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I'm looking for the names that trichords can have.

I know chord naming and recognition is a complex dynamic, and context is important; but for now I'm only looking for names that are assigned to specific qualities of a trichord. Like "major triad" or "suspended 4th".

The ones I know:

Triads:

  • Minor
  • Major
  • Augmented
  • Diminished

Other trichords:

  • Suspended 2nd
  • Suspended 4th

Is there a name I'm missing?

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Also this question is related, but perhaps not what you are looking for. –  Ulf Åkerstedt Nov 2 '13 at 8:51

3 Answers 3

up vote 6 down vote accepted

Here's a little algorithm using the music21 toolkit we developed at MIT. The #s refer to the number of semitones above C. It's a post-tonal context: enharmonic spelling is not taken into account:

     >>> for i in range(1,5):
     ...     for j in range(1+i, 9):
     ...         c = chord.Chord([0, i, j])
     ...         print "0,%d,%d: %s" % (i, j, c.commonName)

     0,1,2: chromatic trimirror
     0,1,3: phrygian trichord
     0,1,4: major-minor trichord
     0,1,5: incomplete major-seventh chord
     0,1,6: tritone-fourth
     0,1,7: tritone-fourth
     0,1,8: incomplete major-seventh chord
     0,2,3: minor trichord
     0,2,4: whole-tone trichord
     0,2,5: incomplete minor-seventh chord
     0,2,6: incomplete dominant-seventh chord
     0,2,7: quartal trichord
     0,2,8: incomplete half-diminished seventh chord
     0,3,4: major-minor trichord
     0,3,5: incomplete dominant-seventh chord
     0,3,6: diminished triad
     0,3,7: minor triad
     0,3,8: major triad 
     0,4,5: incomplete major-seventh chord
     0,4,6: incomplete half-diminished seventh chord
     0,4,7: major triad
     0,4,8: augmented triad

0,3,8 is the major triad in first inversion. 0,2,5 it an incomplete minor seventh in third inversion. 0,1,8 is likewise a major-seventh in third inversion, while 0,4,5 is in second inversion. 0,2,6 is the dominant-seventh in third inversion minus the third, while 0,3,5 is in second inversion.

But most of these names are not standard. They come from: Larry Solomon's "The List of Chords, Their Properties and Use in Analysis," in Interface, Journal of New Music Research , 1982, v11/2. Online list: http://vladimir_ladma.sweb.cz/english/music/structs/mus_rot.htm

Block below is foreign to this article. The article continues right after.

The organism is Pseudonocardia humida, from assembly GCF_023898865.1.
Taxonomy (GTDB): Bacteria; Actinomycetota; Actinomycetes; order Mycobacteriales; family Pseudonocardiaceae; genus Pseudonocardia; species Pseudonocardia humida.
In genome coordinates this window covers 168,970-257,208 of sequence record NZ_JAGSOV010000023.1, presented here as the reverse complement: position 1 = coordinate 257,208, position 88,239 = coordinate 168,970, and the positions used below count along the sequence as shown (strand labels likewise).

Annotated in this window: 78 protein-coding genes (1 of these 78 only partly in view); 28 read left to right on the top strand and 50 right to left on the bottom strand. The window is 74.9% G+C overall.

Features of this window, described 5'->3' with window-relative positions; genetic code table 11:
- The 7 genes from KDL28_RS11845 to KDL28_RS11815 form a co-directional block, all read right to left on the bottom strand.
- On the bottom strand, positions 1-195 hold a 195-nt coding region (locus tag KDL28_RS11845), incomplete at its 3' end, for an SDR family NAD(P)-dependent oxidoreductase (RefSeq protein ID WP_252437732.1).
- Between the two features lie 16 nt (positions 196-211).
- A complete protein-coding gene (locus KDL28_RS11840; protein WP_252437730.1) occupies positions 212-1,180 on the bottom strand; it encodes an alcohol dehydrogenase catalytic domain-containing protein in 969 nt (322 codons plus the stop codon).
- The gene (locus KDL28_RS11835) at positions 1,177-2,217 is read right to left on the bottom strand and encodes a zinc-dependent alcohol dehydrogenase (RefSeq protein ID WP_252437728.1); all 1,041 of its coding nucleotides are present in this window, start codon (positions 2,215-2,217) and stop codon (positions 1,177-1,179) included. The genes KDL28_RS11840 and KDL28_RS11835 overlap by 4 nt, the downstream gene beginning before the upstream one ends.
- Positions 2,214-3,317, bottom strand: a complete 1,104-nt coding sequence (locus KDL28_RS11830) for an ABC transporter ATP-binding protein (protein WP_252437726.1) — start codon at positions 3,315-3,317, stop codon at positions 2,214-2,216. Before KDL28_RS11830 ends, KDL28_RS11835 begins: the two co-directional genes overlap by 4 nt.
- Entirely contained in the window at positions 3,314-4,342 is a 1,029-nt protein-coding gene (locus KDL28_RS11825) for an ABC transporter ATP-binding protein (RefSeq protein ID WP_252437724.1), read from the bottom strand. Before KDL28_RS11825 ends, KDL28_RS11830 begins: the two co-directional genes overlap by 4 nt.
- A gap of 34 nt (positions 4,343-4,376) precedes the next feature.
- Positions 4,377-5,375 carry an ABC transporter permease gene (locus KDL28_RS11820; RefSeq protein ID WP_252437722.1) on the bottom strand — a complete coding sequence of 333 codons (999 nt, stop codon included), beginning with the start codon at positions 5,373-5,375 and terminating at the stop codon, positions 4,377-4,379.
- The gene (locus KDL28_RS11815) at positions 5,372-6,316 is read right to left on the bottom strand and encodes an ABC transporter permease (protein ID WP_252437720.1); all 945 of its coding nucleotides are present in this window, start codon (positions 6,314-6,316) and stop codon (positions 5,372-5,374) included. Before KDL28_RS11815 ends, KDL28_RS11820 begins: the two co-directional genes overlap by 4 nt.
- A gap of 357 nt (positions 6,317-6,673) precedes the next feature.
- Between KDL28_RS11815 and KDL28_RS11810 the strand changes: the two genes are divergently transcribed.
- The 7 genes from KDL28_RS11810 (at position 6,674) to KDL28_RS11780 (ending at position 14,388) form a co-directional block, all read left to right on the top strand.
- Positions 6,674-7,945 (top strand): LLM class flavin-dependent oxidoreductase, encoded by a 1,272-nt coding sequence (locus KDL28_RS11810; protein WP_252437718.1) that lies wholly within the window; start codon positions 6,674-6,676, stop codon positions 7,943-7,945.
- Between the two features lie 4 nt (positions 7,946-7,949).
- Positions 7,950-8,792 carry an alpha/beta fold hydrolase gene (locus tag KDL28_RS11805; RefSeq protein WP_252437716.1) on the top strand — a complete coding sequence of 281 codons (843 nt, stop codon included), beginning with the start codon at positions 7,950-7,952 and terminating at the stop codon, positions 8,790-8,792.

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something seems to not be working the answer is not appearing. View Source to see the list. Or maybe someone can figure out why... –  Michael Scott Cuthbert Oct 23 '13 at 3:17
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I think you have all the basics already. :)

but then again...

I had a search based on SeuMenzes mention of quartal chords and It looks like it's called a Viannese trichord, according to wikipedia.

The problem with naming chords based on their quartal harmony, to me, is that they have to have been used enough to have a definition in themselves. Perhaps a 20th century music expert can be clearer on this, but chords as standard are stacked in 3rds. when you start using quartals you must also start considering chords stacked in 2nd's, 5ths, 6ths, 7ths, 9ths and so on and so fourth. In fact, this topic merits a question in itself!

For chords with a non-standard pattern, I believe you just get creative with the name, so for example a 1,b2 and 5 would be named be a susb2 chord. 1,b2,#5 could be an augmented susb2 chord.

I found out looking around the web that you can also get a sus2sus4 chord, (which contains 1 2 4 5). It's not a triad, but it shows how non standard chords are usually just named based on what clearly describes them.

Related:

What determines a chord's name?

How do you name chords in 20th Century Music? (Chords stacked in intervals other than 3rds)

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There is not much that I can think of by now, but one could add the quartal trichord: notes stacked on perfect fourths, like C-F-Bb -- even though this could be an inversion of Bb(sus2), but with arguably different implications on overall sonority and voice-leading. The same applies to the open sus2 chord (take for example C-G-D), which has a unique sonority (harmonicizing the circle of fifths) but is also an inversion of both quartal chord and closed sus2 chord.

There are also trichords derived from modes, like the phrygian sus2 (think of it as a susb2, like in C-Db-G) and the lydian sus4 (something like sus#4, like in C-F#-G). Inversions of these trichords can be related to the locrian mode as well, and the inverted phrygian sus2 has been especially used in effect by Scriabin, becoming famous as his signature "mystic chord" (for instance, Db-G-C).

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